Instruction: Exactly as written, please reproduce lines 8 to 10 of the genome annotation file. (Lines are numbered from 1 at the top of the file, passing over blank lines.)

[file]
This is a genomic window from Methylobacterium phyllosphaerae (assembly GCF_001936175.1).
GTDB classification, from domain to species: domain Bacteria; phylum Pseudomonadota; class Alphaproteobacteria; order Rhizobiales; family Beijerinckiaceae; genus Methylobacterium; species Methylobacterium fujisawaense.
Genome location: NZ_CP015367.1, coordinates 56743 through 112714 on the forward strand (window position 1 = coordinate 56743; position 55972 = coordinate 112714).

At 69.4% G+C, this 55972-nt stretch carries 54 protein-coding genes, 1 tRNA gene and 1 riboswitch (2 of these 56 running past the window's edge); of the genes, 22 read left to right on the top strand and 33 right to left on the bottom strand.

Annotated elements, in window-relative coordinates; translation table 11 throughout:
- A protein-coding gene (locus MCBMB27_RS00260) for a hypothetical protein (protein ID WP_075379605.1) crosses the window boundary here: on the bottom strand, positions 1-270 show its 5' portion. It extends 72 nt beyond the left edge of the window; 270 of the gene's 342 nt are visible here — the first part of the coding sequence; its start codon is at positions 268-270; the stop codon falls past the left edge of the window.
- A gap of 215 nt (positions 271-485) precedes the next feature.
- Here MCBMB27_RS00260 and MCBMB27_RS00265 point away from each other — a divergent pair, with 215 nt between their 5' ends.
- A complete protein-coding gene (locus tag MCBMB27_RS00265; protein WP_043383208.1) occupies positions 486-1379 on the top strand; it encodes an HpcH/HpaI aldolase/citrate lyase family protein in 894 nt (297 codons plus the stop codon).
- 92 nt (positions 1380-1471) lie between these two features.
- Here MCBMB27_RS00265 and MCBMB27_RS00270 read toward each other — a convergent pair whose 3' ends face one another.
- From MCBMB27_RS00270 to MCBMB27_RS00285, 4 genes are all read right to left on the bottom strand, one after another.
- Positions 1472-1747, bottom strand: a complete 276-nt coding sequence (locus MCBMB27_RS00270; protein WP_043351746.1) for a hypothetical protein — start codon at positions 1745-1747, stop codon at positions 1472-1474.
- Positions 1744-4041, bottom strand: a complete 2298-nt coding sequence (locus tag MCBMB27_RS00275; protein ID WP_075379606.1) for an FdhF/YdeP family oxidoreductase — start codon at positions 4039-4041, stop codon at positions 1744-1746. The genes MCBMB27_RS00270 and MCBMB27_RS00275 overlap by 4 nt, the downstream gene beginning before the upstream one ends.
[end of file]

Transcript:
- Here MCBMB27_RS00260 and MCBMB27_RS00265 point away from each other — a divergent pair, with 215 nt between their 5' ends.
- A complete protein-coding gene (locus tag MCBMB27_RS00265; protein WP_043383208.1) occupies positions 486-1379 on the top strand; it encodes an HpcH/HpaI aldolase/citrate lyase family protein in 894 nt (297 codons plus the stop codon).
- 92 nt (positions 1380-1471) lie between these two features.